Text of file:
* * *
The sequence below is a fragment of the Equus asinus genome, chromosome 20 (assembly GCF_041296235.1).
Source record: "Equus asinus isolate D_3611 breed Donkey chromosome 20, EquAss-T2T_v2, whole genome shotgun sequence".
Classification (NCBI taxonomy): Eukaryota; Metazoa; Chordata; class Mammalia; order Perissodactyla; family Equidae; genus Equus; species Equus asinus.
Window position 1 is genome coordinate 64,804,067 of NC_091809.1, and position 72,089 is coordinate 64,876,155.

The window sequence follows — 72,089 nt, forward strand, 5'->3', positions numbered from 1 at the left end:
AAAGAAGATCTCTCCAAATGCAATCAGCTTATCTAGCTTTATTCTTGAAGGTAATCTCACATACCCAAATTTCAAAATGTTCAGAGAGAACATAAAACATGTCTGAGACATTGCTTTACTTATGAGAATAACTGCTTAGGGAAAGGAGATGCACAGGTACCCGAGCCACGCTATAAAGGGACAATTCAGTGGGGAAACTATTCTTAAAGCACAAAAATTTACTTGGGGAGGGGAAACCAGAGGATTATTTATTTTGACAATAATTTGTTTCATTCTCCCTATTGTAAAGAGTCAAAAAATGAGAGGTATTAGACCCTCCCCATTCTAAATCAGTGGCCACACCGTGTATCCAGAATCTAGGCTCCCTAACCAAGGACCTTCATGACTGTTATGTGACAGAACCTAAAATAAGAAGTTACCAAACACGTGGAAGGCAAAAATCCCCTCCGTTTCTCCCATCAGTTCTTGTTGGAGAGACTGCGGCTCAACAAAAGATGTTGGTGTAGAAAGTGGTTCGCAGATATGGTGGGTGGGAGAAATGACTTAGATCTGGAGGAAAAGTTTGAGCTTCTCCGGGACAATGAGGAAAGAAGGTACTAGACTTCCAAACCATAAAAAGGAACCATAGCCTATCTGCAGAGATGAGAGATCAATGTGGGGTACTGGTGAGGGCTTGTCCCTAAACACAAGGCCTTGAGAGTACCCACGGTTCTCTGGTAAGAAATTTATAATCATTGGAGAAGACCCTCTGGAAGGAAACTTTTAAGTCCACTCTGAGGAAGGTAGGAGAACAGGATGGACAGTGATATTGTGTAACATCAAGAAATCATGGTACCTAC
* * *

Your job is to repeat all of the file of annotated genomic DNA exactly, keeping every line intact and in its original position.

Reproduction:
The sequence below is a fragment of the Equus asinus genome, chromosome 20 (assembly GCF_041296235.1).
Source record: "Equus asinus isolate D_3611 breed Donkey chromosome 20, EquAss-T2T_v2, whole genome shotgun sequence".
Classification (NCBI taxonomy): Eukaryota; Metazoa; Chordata; class Mammalia; order Perissodactyla; family Equidae; genus Equus; species Equus asinus.
Window position 1 is genome coordinate 64,804,067 of NC_091809.1, and position 72,089 is coordinate 64,876,155.

The window sequence follows — 72,089 nt, forward strand, 5'->3', positions numbered from 1 at the left end:
AAAGAAGATCTCTCCAAATGCAATCAGCTTATCTAGCTTTATTCTTGAAGGTAATCTCACATACCCAAATTTCAAAATGTTCAGAGAGAACATAAAACATGTCTGAGACATTGCTTTACTTATGAGAATAACTGCTTAGGGAAAGGAGATGCACAGGTACCCGAGCCACGCTATAAAGGGACAATTCAGTGGGGAAACTATTCTTAAAGCACAAAAATTTACTTGGGGAGGGGAAACCAGAGGATTATTTATTTTGACAATAATTTGTTTCATTCTCCCTATTGTAAAGAGTCAAAAAATGAGAGGTATTAGACCCTCCCCATTCTAAATCAGTGGCCACACCGTGTATCCAGAATCTAGGCTCCCTAACCAAGGACCTTCATGACTGTTATGTGACAGAACCTAAAATAAGAAGTTACCAAACACGTGGAAGGCAAAAATCCCCTCCGTTTCTCCCATCAGTTCTTGTTGGAGAGACTGCGGCTCAACAAAAGATGTTGGTGTAGAAAGTGGTTCGCAGATATGGTGGGTGGGAGAAATGACTTAGATCTGGAGGAAAAGTTTGAGCTTCTCCGGGACAATGAGGAAAGAAGGTACTAGACTTCCAAACCATAAAAAGGAACCATAGCCTATCTGCAGAGATGAGAGATCAATGTGGGGTACTGGTGAGGGCTTGTCCCTAAACACAAGGCCTTGAGAGTACCCACGGTTCTCTGGTAAGAAATTTATAATCATTGGAGAAGACCCTCTGGAAGGAAACTTTTAAGTCCACTCTGAGGAAGGTAGGAGAACAGGATGGACAGTGATATTGTGTAACATCAAGAAATCATGGTACCTAC